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Tag Archives: oysters
Like many people, Patrick Sikes loves the beauty of Sherwood Mill Pond.
Like many too, he’s fascinated by Hummock Island: the oyster house that sits in the middle of that vast body of water.
The Mill Pond is one of Westport’s most photographed locations. Sikes’ images are particularly good. They should be: He’s a professional photographer.
Recently, he turned some of his Hummock Island shots into unique greeting cards. He posted them on Instagram, where they caught the eye of Jeff Northrop Jr., an owner of Hummock Island Oysters.
He invited the photographer out. Sikes captured the feel of the oyster house: the equipment, the machines, the oysters themselves.
His images — black-and-white and color, framed and printed on metal — now hang on the oyster house wall. (Jeff Northrop Sr. made sure that, as a historic building, no new nails were driven into the wood.)
It’s a unique “gallery.” There’s no electricity, so the photos are seen in natural light.
The other evening, 60 or so oyster-and-art-lovers took the quick boat ride from Compo Cove to Hummock island.
They admired the photos. They ate the Northrops’ oysters. And they browsed what is now — thanks to Sikes — a unique gift shop. In addition to greeting cards, he’s created coasters and cutting boards, with his photos and the Hummock Island logo.
Hummock Island is a special Westport story.
Thanks to Patrick Sikes, it’s now told in striking photos too.
You’ve eaten them at local restaurants (and all across the country).
You’ve stood by the Sherwood Mill Pond, gazing at the island house and wondering about the long, black contraptions running out to it.
Next month, you can learn everything you ever wanted to know about Hummock Island oysters, and the beds where they’re grown.
The Northrop family — who revived and revitalized the industry here in Westport — are offering tours of their Hummock Island oyster farm.
You’ll travel by boat across the Mill Pond. The Northrops will describe the history of oystering in Connecticut, show how oysters are grown, and end with oyster tasting on the front porch of the private island house.
It’s fun, educational and exciting for oyster lovers of all ages — including kids, and those who have never even tasted one (an oyster that is, not a kid).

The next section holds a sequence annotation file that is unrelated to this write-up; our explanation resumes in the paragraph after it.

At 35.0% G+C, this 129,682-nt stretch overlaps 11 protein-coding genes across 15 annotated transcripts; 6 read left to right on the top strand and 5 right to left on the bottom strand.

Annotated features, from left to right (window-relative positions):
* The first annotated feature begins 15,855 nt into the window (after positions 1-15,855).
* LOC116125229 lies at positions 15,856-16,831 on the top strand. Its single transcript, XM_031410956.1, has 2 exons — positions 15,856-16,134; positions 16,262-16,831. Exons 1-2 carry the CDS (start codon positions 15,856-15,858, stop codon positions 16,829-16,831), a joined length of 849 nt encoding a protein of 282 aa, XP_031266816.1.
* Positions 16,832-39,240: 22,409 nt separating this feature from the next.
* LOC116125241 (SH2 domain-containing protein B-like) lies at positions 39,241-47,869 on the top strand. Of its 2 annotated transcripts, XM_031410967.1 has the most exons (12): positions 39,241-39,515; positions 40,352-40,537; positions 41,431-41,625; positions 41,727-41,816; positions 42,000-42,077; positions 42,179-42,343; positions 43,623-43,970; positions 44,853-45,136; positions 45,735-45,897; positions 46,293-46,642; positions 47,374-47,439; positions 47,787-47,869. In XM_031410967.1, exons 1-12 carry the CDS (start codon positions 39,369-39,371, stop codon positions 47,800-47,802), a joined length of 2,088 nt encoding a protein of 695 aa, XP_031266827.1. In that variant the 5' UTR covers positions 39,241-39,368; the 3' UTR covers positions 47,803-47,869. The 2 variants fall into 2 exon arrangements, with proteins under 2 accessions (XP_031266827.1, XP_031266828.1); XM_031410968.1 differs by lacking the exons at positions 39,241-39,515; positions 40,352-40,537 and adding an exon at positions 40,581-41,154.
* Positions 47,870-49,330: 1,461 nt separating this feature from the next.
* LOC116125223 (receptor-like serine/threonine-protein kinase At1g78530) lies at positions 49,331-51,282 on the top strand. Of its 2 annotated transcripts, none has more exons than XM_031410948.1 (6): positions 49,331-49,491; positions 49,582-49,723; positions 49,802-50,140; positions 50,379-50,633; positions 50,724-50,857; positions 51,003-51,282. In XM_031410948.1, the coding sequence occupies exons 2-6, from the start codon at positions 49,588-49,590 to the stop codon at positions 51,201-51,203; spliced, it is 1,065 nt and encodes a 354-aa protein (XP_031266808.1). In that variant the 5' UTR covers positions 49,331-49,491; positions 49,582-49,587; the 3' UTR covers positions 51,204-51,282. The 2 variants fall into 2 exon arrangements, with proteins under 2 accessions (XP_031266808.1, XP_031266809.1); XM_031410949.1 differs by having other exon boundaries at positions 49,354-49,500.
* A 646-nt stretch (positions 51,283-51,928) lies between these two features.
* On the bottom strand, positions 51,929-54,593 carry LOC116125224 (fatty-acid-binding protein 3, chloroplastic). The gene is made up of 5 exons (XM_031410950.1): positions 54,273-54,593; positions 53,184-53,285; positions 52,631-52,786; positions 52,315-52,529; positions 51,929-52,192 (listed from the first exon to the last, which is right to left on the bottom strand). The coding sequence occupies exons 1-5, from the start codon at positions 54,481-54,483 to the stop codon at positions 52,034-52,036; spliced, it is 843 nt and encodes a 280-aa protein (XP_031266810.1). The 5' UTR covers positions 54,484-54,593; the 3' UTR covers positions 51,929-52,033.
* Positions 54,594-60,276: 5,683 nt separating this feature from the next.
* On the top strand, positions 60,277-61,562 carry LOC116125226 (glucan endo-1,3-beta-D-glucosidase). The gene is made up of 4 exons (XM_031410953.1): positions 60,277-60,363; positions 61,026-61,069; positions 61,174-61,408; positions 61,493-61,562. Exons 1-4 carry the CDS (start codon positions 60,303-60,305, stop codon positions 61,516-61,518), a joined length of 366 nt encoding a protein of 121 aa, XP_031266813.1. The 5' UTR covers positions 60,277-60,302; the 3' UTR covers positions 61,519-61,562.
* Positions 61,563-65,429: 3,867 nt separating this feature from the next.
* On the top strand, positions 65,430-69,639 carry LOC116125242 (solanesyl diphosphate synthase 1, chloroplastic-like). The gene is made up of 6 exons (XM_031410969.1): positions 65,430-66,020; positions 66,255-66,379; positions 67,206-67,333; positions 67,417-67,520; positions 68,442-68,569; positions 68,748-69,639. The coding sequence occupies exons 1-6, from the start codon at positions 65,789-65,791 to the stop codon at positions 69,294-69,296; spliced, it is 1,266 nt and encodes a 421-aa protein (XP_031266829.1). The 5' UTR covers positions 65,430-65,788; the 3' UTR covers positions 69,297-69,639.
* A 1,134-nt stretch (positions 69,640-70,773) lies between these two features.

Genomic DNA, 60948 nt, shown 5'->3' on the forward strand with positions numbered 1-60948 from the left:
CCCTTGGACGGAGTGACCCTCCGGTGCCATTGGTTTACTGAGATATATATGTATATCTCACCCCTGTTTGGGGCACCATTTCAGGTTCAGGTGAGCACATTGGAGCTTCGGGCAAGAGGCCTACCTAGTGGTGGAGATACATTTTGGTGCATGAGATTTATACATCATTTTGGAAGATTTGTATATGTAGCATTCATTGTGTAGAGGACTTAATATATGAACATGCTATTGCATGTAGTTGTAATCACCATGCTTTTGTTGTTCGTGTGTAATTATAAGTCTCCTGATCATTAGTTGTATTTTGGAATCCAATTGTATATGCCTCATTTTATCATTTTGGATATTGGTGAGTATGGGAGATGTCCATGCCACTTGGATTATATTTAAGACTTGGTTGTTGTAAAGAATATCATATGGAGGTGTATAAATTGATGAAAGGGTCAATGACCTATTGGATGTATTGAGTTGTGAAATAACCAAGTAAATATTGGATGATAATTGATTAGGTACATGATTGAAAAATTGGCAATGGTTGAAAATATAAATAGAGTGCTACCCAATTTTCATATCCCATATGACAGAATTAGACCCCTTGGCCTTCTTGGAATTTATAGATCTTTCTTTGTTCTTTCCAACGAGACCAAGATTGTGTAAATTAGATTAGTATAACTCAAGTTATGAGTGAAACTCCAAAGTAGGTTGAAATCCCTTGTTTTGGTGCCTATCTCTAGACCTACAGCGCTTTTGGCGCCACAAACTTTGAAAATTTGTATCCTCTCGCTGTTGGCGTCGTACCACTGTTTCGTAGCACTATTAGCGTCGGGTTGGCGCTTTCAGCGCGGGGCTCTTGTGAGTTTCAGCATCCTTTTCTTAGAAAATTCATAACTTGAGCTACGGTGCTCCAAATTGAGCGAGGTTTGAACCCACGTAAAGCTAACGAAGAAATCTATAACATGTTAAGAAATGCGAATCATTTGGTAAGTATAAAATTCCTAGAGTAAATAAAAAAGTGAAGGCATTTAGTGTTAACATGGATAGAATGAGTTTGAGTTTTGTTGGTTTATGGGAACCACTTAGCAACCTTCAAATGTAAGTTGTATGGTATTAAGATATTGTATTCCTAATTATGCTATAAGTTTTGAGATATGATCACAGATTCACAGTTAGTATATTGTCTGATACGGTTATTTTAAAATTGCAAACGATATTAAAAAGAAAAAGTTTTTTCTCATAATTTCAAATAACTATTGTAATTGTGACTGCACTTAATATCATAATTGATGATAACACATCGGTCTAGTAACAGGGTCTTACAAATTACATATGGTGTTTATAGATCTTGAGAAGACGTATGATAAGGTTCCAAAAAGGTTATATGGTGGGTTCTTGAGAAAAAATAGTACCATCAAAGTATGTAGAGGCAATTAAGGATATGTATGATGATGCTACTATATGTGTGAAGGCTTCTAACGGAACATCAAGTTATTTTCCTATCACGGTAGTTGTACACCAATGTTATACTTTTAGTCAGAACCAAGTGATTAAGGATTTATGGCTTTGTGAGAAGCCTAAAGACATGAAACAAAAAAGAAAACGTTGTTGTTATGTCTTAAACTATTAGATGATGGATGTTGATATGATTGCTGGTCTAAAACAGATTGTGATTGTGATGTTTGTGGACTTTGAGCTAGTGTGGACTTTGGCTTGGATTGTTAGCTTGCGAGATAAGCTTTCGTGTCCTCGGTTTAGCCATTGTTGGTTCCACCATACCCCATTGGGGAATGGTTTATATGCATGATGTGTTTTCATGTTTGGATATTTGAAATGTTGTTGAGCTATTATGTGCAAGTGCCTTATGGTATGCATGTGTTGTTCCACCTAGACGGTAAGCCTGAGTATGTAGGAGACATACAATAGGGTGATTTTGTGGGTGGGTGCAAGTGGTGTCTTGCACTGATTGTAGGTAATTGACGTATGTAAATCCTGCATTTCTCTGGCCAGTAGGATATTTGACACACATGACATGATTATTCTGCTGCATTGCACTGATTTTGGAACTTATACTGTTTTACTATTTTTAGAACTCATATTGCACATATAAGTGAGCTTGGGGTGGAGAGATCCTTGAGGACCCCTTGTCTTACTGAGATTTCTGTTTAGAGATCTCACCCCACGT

Tours run June 8 through August. Start times are tide-dependent.
Click here for information and reservations.
For months, Westporters have seen — and wondered about — the wooden structures visible at low tide in Sherwood Mill Pond.
They’re used to grow oysters. And though only those folks living on the Mill Pond — or enjoying the view there — have noticed them, they won’t be “secret” for long.
Westport oysters are coming back. In fact, they may be our town’s fastest-growing industry.
And one of our most important.
Oysters are not new. In the mid-1800s 2 men — a Mr. Nash, and a Dr. Deifendorf — grew oysters in the Mill Pond.
The Nash family may be best known for their own pond — off Kings Highway and Woodside — but they have a long oystering history here. In 1908 — several years after Captain Walter Dewitt (“Cap”) Allen married Lida Nash, he bought a small oyster house (the first part of Allen’s Clam House), and 30 acres on the pond.
Accessible only by boat, the house had been built in 1747 with remnants from the cooper shop. It was moved to the middle of the pond at the turn of the 20th century, as the home of a guard who watched the beds for poachers.
The house had been cut into 3 pieces, then dragged out at low tide by a team of oxen. It was built into the island house by Cap’s father Samuel, a carpenter.
When Cap died, his daughter, Beulah Northrop, inherited the island house. She later gave it to her nephew, Sandy Allen, who then sold it to Jeff Northrop Sr.
I learned all this from Jeff Northrop Jr.. His father (Jeff Sr.’s) great-aunt was Lida Nash Allen. For generations, those 3 families have been intertwined.
Captain Allen grew clams and oysters. He ran Allen’s Clam House for several decades. He died in 1954.
The Uccellini family had been involved in the restaurant since World War II. They took over Allen’s Clam House after Cap’s death — but the clamming business ended.
During the Great Influenza Epidemic of 1918-19, the only cure was said to be clam broth. Believing there were only enough clams to feed the locals, men with guns defended the Mill Pond from New York marauders.
Jeff Sr. was born in 1952. At age 4 he sat on Captain Allen’s lap, eating his first oyster. He lived on Grove Point, and spent summers playing at the tidal gates.
From 1957 on, the pond lay dormant. Jeff grew up, and worked in the boat business.
In 1971 — after graduating from Staples — he began growing oysters with Rand McNeill. They took their crop to Fulton Fish Market. Older buyers there immediately recognized the distinctive Mill Pond taste, from decades earlier. Eventually though, the business died.